The ukulele is another easy transition from guitar. It is basically the highest 4 strings of the guitar but tuned one fourth higher. In other words, instead of DGBE, they are tuned to GCEA. Also, the 4th string G is tuned one octave higher than you expect (which can be very interesting when you arpeggiate chords). This means that you can retain the chord fingerings that you’ve learned on the guitar (or at least the top 4 strings of them), although the chords will have different names. The chord shape you played as G on the guitar will actually come out as a C chord (4 notes higher) on the ukulele. Or, expressed another way, if the music calls for G, add five notes to that – you will play a guitar’s D shape on the ukulele.

Because of this, ukulele is a great starter instrument for small children – the small frets fit their hands and the nylon strings are easy on their fingers. Also, if they wish to switch to guitar when older, all of the chord shapes they learned on the ukulele will be put to use on the guitar, although their names will change.

Trying a new instrument can spur a burst of creativity. The new sounds can inspire you to play and experiment and you may discover something new. When I first picked up a ukulele, having a high string on the low and high end of the strings gave a really different sound to the right hand finger patterns I was use to playing, and within a few minutes I had a song, which I called “Brenda, Brenda, Brenda”. I have attached a video of me playing it.

http://www.youtube.com/watch?v=HkSWFL9HUmU

Don’t Forget to Thank Your Guitar

Sometimes I forget how much the guitar has changed my life. It would have started at about the age of 5, being energized by the catchy riffs and vocal melodies of the Beatles. By age eleven I had been listening to rock music on a daily basis for 6 years, heard countless guitar licks, rhythms and solos by a myriad of rock groups, and I knew I wanted an electric guitar – because there just weren’t many things cooler than that.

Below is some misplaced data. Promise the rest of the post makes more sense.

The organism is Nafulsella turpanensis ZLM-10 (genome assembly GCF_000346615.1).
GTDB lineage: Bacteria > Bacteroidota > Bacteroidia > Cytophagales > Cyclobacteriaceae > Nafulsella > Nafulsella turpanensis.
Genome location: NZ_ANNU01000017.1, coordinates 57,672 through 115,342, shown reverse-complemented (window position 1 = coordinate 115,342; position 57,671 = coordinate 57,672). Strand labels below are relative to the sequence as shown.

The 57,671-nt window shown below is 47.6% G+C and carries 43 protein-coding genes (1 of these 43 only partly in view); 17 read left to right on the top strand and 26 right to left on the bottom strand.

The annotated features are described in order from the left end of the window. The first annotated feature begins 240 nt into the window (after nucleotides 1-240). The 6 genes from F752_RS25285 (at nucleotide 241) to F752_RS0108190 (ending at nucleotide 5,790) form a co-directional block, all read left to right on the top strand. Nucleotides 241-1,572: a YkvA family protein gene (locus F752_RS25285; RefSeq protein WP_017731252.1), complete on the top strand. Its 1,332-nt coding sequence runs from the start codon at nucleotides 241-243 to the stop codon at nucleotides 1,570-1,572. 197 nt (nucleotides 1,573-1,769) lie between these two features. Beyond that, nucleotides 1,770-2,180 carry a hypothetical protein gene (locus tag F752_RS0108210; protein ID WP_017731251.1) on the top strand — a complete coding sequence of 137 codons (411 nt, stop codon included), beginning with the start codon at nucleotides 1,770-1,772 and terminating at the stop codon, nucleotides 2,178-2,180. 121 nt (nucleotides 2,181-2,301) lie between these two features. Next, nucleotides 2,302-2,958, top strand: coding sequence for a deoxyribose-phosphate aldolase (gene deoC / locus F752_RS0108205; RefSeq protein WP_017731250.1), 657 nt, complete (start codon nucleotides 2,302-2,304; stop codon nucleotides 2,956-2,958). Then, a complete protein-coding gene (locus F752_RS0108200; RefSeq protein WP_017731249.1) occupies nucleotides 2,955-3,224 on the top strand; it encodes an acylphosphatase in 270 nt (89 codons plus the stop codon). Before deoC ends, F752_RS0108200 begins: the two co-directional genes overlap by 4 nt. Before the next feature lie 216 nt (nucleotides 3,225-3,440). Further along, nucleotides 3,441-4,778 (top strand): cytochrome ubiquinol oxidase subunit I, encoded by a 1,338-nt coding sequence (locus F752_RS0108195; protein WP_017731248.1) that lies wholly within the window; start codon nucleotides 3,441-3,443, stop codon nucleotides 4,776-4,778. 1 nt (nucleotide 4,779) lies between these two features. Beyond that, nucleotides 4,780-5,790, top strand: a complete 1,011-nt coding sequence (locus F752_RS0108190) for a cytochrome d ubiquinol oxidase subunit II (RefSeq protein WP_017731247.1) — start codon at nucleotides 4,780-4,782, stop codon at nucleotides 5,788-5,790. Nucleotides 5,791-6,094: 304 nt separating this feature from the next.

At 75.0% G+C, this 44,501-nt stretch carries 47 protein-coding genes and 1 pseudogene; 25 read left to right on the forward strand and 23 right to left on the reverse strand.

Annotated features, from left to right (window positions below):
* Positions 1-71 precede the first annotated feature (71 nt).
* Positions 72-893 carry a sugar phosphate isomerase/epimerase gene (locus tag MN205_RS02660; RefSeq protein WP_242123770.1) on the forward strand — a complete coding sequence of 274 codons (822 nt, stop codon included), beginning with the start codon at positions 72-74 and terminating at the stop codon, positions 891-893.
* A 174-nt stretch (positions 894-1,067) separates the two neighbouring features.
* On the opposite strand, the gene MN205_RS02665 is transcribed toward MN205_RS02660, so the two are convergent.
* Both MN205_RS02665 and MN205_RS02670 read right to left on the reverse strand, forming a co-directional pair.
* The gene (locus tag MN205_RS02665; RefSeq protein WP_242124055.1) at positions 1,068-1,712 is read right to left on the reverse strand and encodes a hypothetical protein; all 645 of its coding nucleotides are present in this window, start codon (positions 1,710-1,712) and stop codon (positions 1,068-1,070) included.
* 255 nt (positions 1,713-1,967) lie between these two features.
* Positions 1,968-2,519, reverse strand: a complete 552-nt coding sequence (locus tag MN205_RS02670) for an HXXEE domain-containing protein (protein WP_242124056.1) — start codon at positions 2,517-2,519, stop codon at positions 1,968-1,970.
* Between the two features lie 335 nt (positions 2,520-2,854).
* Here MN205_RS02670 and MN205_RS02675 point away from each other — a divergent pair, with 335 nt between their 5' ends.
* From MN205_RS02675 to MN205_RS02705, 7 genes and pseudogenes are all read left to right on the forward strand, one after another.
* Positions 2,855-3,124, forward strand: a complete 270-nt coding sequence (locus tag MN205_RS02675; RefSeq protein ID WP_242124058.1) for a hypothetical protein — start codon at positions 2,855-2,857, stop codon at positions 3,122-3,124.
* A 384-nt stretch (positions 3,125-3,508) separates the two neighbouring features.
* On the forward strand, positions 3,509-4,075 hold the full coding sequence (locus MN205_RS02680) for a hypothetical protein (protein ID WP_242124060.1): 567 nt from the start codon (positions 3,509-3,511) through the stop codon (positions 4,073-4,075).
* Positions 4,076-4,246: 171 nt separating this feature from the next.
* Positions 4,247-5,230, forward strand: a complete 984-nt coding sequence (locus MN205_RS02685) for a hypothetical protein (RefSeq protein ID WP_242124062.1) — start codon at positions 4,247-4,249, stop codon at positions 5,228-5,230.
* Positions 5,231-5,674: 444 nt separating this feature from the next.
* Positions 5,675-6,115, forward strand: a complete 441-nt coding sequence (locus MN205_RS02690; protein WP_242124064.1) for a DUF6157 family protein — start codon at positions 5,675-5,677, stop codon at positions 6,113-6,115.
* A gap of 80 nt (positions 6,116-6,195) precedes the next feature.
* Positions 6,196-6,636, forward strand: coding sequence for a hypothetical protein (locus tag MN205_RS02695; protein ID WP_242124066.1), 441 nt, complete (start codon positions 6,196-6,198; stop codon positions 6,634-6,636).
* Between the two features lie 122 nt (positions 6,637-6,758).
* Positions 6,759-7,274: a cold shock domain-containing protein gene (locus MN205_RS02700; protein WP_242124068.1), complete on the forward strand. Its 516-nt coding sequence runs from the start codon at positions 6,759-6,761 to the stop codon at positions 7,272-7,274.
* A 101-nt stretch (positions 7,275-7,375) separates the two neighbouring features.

I began to salivate over a photo in the Sears catalog of a red and black electric guitar that I felt must surely be within my parent’s Christmas gift budget at $29.95 (I have since found a photo of this beauty online at:  http://www.silvertoneworld.net/electric/1405/1405.html.

I begged and pleaded until they caved and I was the proud owner of an electric guitar. I had no amplifier, but I delighted in holding the head stock against the rec room paneling so that it resonated through the walls, making it’s thin body more audible. I banged away on that thing through winter and spring but still couldn’t play anything resembling music, as the beginner book that came with it was gibberish to me. That summer there came an ultimatum from parent land – “you asked for this guitar and so you have to learn to play it – you’re taking guitar lessons!”

I won’t detail all the years of lessons, basement bands, bar bands, college classes and guitar teaching jobs that eventually sprang from my original obsession but I can say this – learning the guitar has completely shaped the course my life has taken. It has in one way or another determined how my classmates viewed me, what people I met, how I spent most of my spare time, sometimes who I dated, what jobs I held and how I spend my days now. Because of the guitar, many of my closest friends are musicians, and let me tell you, they make for interesting people, and they have likely permanently warped my sense of humor.

Because of the guitar I have had the pleasure of performing songs I wrote for people, know the absolutely indescribable joy of improvising music with great musicians, met hundreds of fascinating people who I have seen weekly for up to years at a time, can sit down and amuse myself with music written anywhere from the year 1500 to last month, and can make a living doing nearly the very thing I’d be doing if I wasn’t paid.

So thank you, Guitar, thank you very, very - very much.

How to Use Apps to Make Practicing More Fun and More Productive

I strongly believe that playing along with a recording while practicing will make you a better musician. I say this for a few reasons: First off, you will be playing along with studio musicians, who usually have a great sense of “time” (playing in the correct rhythm) and “feel” (adding the right emotion and attitude to the part). By playing along, you are absorbing a little of their knowledge and methods. Second, sometimes when we play alone we don’t realize that we are taking too long to get to a note or chord. Sometimes we play a passage with the wrong rhythm or notes – maybe we remembered it wrong or we just haven’t mastered it yet. When you play along with the track you will hear if you are off and you’ll know that you have to fix something, rather than turning it into a bad habit that just needs to be unlearned later when someone points it out. Third, it is more fun to play along with tracks than all by yourself. You feel like you are “part of the band”. The challenge to get it right and keep up is motivating, and you’ll probably practice longer than you would normally. However, sometimes for a student the track is just going by way too fast. If we could just slow the music down we would have a chance to keep up and still have all of the benefits that I mentioned above. Fortunately, nowadays that is very easy to do.